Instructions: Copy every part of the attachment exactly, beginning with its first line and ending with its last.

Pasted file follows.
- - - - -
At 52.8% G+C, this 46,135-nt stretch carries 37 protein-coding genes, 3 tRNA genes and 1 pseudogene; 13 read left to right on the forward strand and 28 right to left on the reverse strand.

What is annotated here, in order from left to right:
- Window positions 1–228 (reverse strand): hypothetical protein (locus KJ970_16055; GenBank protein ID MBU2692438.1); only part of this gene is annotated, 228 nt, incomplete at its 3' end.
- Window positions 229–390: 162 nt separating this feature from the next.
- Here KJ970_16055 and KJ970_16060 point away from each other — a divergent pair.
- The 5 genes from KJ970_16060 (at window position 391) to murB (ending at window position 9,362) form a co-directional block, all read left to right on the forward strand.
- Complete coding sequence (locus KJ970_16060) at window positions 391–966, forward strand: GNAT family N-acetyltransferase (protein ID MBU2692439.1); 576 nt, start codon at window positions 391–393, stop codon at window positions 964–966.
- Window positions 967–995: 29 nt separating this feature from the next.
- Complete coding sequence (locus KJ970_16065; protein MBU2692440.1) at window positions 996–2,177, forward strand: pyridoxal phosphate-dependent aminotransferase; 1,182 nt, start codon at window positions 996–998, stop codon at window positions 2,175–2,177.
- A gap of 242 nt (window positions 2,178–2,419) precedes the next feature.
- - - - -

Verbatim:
At 52.8% G+C, this 46,135-nt stretch carries 37 protein-coding genes, 3 tRNA genes and 1 pseudogene; 13 read left to right on the forward strand and 28 right to left on the reverse strand.

What is annotated here, in order from left to right:
- Window positions 1–228 (reverse strand): hypothetical protein (locus KJ970_16055; GenBank protein ID MBU2692438.1); only part of this gene is annotated, 228 nt, incomplete at its 3' end.
- Window positions 229–390: 162 nt separating this feature from the next.
- Here KJ970_16055 and KJ970_16060 point away from each other — a divergent pair.
- The 5 genes from KJ970_16060 (at window position 391) to murB (ending at window position 9,362) form a co-directional block, all read left to right on the forward strand.
- Complete coding sequence (locus KJ970_16060) at window positions 391–966, forward strand: GNAT family N-acetyltransferase (protein ID MBU2692439.1); 576 nt, start codon at window positions 391–393, stop codon at window positions 964–966.
- Window positions 967–995: 29 nt separating this feature from the next.
- Complete coding sequence (locus KJ970_16065; protein MBU2692440.1) at window positions 996–2,177, forward strand: pyridoxal phosphate-dependent aminotransferase; 1,182 nt, start codon at window positions 996–998, stop codon at window positions 2,175–2,177.
- A gap of 242 nt (window positions 2,178–2,419) precedes the next feature.